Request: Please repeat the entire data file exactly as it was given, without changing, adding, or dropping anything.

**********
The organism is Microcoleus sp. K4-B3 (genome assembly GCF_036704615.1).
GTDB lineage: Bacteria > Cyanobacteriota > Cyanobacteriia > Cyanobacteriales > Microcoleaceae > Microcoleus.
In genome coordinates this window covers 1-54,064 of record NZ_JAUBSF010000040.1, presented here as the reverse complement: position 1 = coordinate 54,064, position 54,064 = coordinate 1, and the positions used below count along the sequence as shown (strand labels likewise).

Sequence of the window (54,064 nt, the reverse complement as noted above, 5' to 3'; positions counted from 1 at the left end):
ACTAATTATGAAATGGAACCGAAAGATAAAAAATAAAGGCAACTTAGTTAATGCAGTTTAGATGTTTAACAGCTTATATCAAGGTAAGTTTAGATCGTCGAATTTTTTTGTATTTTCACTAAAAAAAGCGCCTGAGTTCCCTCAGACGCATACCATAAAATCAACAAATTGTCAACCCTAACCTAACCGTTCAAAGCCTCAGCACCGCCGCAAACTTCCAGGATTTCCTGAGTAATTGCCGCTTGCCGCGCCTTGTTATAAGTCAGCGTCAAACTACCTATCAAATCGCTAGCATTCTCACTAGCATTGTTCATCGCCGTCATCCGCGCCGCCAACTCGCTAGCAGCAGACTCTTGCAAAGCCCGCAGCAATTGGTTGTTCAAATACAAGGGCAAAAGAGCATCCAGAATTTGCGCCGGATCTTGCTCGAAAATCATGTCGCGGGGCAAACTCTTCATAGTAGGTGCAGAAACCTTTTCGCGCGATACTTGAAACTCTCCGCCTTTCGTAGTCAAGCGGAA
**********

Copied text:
The organism is Microcoleus sp. K4-B3 (genome assembly GCF_036704615.1).
GTDB lineage: Bacteria > Cyanobacteriota > Cyanobacteriia > Cyanobacteriales > Microcoleaceae > Microcoleus.
In genome coordinates this window covers 1-54,064 of record NZ_JAUBSF010000040.1, presented here as the reverse complement: position 1 = coordinate 54,064, position 54,064 = coordinate 1, and the positions used below count along the sequence as shown (strand labels likewise).

Sequence of the window (54,064 nt, the reverse complement as noted above, 5' to 3'; positions counted from 1 at the left end):
ACTAATTATGAAATGGAACCGAAAGATAAAAAATAAAGGCAACTTAGTTAATGCAGTTTAGATGTTTAACAGCTTATATCAAGGTAAGTTTAGATCGTCGAATTTTTTTGTATTTTCACTAAAAAAAGCGCCTGAGTTCCCTCAGACGCATACCATAAAATCAACAAATTGTCAACCCTAACCTAACCGTTCAAAGCCTCAGCACCGCCGCAAACTTCCAGGATTTCCTGAGTAATTGCCGCTTGCCGCGCCTTGTTATAAGTCAGCGTCAAACTACCTATCAAATCGCTAGCATTCTCACTAGCATTGTTCATCGCCGTCATCCGCGCCGCCAACTCGCTAGCAGCAGACTCTTGCAAAGCCCGCAGCAATTGGTTGTTCAAATACAAGGGCAAAAGAGCATCCAGAATTTGCGCCGGATCTTGCTCGAAAATCATGTCGCGGGGCAAACTCTTCATAGTAGGTGCAGAAACCTTTTCGCGCGATACTTGAAACTCTCCGCCTTTCGTAGTCAAGCGGAA